OBJECTIVE. In this article, we will discuss the current status of imaging in patients with hematuria of urologic origin. Issues impacting evaluation of these patients with radiography, excretory urography, retrograde pyelography, and sonography will be discussed. CONCLUSION. Conventional radiography has no role in the detection of renal or urothelial carcinoma. Lowdose CT offers much greater sensitivities for the detection of urinary tract calculi than radiography at doses equivalent to conventional radiography. Ultrasound alone is insufficient for imaging of hematuria. Using ultrasound alone, it is often difficult to differentiate renal transitional cell carcinoma from other causes of filling defects of the renal collecting system such as blood clots, sloughed papillae, or fungus balls. The prominence of the role of excretory urography in the evaluation of patients with hematuria has diminished, and MDCT urography is now preferred to excretory urography in most cases. © American Roentgen Ray Society.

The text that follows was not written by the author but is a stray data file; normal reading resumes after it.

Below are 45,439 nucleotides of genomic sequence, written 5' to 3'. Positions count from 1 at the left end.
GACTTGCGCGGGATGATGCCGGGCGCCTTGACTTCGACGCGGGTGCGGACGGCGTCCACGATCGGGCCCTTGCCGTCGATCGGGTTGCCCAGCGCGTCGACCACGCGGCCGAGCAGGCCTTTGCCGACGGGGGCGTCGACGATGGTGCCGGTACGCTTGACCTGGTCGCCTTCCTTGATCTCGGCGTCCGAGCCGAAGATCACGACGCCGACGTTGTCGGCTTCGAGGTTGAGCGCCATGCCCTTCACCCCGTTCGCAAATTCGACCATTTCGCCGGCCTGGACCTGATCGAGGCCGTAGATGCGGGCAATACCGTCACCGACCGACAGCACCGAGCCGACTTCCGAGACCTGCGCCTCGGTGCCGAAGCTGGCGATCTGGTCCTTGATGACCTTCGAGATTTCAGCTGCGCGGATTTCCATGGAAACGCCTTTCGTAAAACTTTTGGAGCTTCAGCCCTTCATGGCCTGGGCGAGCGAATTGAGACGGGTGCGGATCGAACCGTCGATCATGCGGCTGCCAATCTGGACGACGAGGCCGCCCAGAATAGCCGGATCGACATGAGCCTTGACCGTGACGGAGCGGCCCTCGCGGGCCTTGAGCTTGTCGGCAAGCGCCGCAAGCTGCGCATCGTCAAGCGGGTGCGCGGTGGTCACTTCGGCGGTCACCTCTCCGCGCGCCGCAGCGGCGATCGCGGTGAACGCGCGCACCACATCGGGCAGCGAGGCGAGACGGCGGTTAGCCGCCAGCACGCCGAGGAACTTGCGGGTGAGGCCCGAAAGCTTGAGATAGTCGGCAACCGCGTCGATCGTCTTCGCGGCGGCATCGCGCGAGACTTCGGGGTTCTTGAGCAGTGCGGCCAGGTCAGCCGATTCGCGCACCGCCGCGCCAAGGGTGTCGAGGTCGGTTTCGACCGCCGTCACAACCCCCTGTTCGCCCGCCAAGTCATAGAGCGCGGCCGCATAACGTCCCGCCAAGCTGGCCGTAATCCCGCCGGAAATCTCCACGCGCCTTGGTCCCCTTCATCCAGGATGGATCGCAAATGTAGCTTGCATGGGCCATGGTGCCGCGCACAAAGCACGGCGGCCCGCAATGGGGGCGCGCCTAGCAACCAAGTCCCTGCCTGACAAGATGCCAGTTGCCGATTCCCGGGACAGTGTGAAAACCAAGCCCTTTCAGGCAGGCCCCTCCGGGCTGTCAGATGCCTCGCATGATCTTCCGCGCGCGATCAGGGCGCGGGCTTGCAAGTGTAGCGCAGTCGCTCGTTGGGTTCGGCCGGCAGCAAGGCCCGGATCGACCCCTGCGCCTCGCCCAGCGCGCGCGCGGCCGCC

Frohlich S.,National University of Ireland |
Lambe E.,Mercy University Hospital |
O'Dea J.,Mid Western Regional Hospital
Irish Journal of Medical Science | Year: 2011
The recreational use of the so-called "legalhighs" has been in both the medical and political arena over the last year as a result of the appearance of "head shops" in many towns in Ireland. These shops specialized in selling new psychotropic compounds that circumvented established drug legislation. Little is known about the potentially harmful effects of these substances but case reports suggest a plethora of harmful psychological and physical effects. Our case describes for the first time acute liver failure associated with the ingestion of two of these amphetamine type compounds. © Royal Academy of Medicine in Ireland 2010.